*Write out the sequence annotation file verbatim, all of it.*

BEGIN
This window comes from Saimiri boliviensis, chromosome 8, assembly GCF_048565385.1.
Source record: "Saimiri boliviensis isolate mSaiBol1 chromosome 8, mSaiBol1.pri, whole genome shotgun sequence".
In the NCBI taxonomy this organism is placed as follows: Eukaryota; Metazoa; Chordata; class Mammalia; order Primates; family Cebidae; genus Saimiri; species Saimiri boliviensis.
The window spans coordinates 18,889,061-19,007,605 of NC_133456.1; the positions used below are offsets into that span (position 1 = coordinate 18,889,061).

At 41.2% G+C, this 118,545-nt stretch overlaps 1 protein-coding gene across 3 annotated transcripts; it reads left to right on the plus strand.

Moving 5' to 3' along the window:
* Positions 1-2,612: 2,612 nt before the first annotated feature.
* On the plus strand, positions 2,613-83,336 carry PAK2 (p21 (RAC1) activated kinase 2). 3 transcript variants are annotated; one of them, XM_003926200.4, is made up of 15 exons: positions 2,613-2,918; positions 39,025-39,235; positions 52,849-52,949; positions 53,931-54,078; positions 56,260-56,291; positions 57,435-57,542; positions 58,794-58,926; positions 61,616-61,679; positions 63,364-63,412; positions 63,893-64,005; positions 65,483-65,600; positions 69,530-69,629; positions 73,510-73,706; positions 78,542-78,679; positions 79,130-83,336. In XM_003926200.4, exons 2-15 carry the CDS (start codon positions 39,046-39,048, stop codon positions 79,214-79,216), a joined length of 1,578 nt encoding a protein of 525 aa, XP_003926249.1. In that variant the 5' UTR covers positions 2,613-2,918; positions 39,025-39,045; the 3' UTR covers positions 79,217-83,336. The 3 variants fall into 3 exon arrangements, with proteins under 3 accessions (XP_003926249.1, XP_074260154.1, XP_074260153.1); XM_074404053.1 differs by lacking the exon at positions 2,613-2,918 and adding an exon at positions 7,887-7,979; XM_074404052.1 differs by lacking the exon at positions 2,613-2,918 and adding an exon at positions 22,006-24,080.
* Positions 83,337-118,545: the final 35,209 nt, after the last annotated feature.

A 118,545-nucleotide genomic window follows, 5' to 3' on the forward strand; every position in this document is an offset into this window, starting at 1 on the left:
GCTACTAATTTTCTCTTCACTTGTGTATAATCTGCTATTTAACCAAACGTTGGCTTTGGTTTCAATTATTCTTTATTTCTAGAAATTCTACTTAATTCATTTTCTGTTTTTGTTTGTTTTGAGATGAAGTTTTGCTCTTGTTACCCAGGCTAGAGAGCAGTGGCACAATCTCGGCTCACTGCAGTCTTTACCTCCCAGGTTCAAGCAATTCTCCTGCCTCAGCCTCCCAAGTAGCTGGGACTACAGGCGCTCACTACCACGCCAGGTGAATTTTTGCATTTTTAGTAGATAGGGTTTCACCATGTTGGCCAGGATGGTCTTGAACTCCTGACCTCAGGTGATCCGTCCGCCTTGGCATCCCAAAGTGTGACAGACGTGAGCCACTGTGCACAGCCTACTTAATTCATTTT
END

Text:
This window comes from Saimiri boliviensis, chromosome 8, assembly GCF_048565385.1.
Source record: "Saimiri boliviensis isolate mSaiBol1 chromosome 8, mSaiBol1.pri, whole genome shotgun sequence".
In the NCBI taxonomy this organism is placed as follows: Eukaryota; Metazoa; Chordata; class Mammalia; order Primates; family Cebidae; genus Saimiri; species Saimiri boliviensis.
The window spans coordinates 18,889,061-19,007,605 of NC_133456.1; the positions used below are offsets into that span (position 1 = coordinate 18,889,061).

At 41.2% G+C, this 118,545-nt stretch overlaps 1 protein-coding gene across 3 annotated transcripts; it reads left to right on the plus strand.

Moving 5' to 3' along the window:
* Positions 1-2,612: 2,612 nt before the first annotated feature.
* On the plus strand, positions 2,613-83,336 carry PAK2 (p21 (RAC1) activated kinase 2). 3 transcript variants are annotated; one of them, XM_003926200.4, is made up of 15 exons: positions 2,613-2,918; positions 39,025-39,235; positions 52,849-52,949; positions 53,931-54,078; positions 56,260-56,291; positions 57,435-57,542; positions 58,794-58,926; positions 61,616-61,679; positions 63,364-63,412; positions 63,893-64,005; positions 65,483-65,600; positions 69,530-69,629; positions 73,510-73,706; positions 78,542-78,679; positions 79,130-83,336. In XM_003926200.4, exons 2-15 carry the CDS (start codon positions 39,046-39,048, stop codon positions 79,214-79,216), a joined length of 1,578 nt encoding a protein of 525 aa, XP_003926249.1. In that variant the 5' UTR covers positions 2,613-2,918; positions 39,025-39,045; the 3' UTR covers positions 79,217-83,336. The 3 variants fall into 3 exon arrangements, with proteins under 3 accessions (XP_003926249.1, XP_074260154.1, XP_074260153.1); XM_074404053.1 differs by lacking the exon at positions 2,613-2,918 and adding an exon at positions 7,887-7,979; XM_074404052.1 differs by lacking the exon at positions 2,613-2,918 and adding an exon at positions 22,006-24,080.
* Positions 83,337-118,545: the final 35,209 nt, after the last annotated feature.

A 118,545-nucleotide genomic window follows, 5' to 3' on the forward strand; every position in this document is an offset into this window, starting at 1 on the left:
GCTACTAATTTTCTCTTCACTTGTGTATAATCTGCTATTTAACCAAACGTTGGCTTTGGTTTCAATTATTCTTTATTTCTAGAAATTCTACTTAATTCATTTTCTGTTTTTGTTTGTTTTGAGATGAAGTTTTGCTCTTGTTACCCAGGCTAGAGAGCAGTGGCACAATCTCGGCTCACTGCAGTCTTTACCTCCCAGGTTCAAGCAATTCTCCTGCCTCAGCCTCCCAAGTAGCTGGGACTACAGGCGCTCACTACCACGCCAGGTGAATTTTTGCATTTTTAGTAGATAGGGTTTCACCATGTTGGCCAGGATGGTCTTGAACTCCTGACCTCAGGTGATCCGTCCGCCTTGGCATCCCAAAGTGTGACAGACGTGAGCCACTGTGCACAGCCTACTTAATTCATTTT